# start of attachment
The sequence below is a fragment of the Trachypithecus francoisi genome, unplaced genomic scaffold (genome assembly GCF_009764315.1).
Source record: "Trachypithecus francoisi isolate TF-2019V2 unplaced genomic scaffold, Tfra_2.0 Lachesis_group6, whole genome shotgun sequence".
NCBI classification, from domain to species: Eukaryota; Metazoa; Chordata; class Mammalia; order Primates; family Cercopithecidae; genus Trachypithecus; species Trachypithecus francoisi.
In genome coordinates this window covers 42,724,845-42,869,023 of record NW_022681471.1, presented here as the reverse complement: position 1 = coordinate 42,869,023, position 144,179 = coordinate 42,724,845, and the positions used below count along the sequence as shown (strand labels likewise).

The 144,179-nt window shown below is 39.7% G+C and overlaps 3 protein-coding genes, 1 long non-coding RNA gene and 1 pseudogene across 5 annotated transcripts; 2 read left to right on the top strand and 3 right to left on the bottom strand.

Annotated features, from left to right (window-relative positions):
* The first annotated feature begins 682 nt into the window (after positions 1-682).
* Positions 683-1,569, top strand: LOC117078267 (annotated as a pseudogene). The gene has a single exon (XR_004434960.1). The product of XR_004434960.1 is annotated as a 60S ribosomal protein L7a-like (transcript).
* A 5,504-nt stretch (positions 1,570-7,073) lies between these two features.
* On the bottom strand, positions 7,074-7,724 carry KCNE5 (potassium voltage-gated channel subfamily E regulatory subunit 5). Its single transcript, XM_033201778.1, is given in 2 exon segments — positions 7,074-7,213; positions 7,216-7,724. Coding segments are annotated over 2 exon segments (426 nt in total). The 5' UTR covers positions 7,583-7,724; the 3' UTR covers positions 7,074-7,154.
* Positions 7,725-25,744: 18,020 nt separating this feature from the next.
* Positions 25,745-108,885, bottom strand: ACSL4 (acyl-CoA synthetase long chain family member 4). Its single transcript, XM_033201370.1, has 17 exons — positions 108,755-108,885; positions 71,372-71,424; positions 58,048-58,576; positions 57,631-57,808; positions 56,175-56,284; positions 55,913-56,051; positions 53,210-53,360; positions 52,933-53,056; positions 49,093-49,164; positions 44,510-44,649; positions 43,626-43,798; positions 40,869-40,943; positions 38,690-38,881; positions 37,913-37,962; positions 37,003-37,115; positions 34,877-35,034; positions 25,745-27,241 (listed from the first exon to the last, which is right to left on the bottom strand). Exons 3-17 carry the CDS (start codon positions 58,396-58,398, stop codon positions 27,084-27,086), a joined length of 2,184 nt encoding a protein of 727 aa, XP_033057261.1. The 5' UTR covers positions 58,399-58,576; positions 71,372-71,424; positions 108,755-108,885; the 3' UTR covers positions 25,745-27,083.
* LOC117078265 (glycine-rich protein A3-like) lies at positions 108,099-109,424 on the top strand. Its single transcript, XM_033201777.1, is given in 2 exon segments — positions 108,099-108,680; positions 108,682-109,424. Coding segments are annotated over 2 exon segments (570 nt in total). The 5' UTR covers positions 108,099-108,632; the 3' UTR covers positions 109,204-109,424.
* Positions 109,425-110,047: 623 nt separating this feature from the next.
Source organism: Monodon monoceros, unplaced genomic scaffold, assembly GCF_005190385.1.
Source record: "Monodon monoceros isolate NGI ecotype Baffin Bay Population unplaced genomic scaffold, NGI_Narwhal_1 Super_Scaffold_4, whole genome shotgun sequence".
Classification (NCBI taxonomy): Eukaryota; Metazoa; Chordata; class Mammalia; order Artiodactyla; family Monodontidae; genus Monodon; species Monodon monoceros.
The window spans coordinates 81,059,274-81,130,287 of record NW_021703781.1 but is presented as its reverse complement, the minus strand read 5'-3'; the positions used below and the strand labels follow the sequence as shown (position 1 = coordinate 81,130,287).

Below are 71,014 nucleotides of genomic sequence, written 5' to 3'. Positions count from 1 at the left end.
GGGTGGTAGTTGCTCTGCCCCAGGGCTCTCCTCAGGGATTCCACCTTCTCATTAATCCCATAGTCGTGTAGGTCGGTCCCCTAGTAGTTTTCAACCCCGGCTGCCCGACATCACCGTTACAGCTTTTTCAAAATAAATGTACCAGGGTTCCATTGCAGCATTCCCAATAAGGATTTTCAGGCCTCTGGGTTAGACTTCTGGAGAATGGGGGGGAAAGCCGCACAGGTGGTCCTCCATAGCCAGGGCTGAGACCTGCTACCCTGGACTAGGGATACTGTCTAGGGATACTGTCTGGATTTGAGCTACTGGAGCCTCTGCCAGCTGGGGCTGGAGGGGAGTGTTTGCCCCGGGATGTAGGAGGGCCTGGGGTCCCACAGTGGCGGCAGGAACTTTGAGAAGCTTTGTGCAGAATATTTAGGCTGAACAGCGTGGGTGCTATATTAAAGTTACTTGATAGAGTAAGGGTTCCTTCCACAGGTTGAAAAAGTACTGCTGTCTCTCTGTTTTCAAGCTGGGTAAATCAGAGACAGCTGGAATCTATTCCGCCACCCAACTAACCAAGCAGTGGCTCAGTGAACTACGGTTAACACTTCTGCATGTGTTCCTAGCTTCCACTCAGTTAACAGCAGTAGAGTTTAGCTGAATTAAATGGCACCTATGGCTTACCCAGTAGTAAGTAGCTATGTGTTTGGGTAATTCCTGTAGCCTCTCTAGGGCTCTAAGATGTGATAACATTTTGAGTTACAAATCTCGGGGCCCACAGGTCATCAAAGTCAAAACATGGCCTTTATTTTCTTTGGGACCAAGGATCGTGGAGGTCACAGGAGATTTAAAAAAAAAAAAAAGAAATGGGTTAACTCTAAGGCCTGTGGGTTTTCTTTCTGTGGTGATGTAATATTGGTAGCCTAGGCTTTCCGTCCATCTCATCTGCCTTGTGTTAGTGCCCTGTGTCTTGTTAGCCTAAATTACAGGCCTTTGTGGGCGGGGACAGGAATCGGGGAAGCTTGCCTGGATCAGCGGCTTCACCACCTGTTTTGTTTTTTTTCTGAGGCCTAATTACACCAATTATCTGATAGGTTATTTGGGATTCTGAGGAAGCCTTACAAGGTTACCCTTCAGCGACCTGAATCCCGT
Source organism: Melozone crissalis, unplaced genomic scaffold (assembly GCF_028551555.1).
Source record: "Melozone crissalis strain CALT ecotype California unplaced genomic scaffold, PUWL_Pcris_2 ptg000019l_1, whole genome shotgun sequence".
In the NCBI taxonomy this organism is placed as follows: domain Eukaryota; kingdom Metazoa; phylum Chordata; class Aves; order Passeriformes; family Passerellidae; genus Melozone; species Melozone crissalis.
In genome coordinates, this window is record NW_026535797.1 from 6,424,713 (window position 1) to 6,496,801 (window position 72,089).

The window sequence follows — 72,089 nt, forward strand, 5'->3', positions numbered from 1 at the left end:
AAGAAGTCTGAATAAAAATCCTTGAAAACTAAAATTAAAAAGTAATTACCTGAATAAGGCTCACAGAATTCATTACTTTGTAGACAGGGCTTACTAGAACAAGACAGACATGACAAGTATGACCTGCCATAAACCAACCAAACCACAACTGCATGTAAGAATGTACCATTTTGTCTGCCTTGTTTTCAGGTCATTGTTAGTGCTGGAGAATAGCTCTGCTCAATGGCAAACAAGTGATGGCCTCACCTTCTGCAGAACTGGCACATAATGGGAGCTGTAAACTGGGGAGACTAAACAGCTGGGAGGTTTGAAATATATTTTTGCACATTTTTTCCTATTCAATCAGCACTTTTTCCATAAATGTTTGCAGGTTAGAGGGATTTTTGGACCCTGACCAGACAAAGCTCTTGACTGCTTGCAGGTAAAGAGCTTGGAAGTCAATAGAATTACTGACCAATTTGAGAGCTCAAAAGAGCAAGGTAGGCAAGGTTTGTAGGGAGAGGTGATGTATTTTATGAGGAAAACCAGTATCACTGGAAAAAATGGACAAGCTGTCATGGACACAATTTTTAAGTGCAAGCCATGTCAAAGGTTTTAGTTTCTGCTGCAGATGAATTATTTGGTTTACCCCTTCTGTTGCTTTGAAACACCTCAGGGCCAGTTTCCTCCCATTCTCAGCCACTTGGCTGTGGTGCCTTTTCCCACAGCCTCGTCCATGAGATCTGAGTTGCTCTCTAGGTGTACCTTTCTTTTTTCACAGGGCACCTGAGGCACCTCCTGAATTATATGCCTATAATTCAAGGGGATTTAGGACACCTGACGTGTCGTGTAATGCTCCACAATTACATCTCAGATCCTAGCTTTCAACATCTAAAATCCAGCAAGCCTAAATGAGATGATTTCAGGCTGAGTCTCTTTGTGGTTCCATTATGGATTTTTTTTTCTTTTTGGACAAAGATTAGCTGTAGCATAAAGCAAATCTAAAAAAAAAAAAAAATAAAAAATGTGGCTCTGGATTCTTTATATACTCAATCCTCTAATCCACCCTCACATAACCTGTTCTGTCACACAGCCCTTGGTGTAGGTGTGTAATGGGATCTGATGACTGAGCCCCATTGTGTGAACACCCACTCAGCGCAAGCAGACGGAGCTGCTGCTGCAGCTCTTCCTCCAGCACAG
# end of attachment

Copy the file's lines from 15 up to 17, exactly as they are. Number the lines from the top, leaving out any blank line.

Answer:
Source organism: Monodon monoceros, unplaced genomic scaffold, assembly GCF_005190385.1.
Source record: "Monodon monoceros isolate NGI ecotype Baffin Bay Population unplaced genomic scaffold, NGI_Narwhal_1 Super_Scaffold_4, whole genome shotgun sequence".
Classification (NCBI taxonomy): Eukaryota; Metazoa; Chordata; class Mammalia; order Artiodactyla; family Monodontidae; genus Monodon; species Monodon monoceros.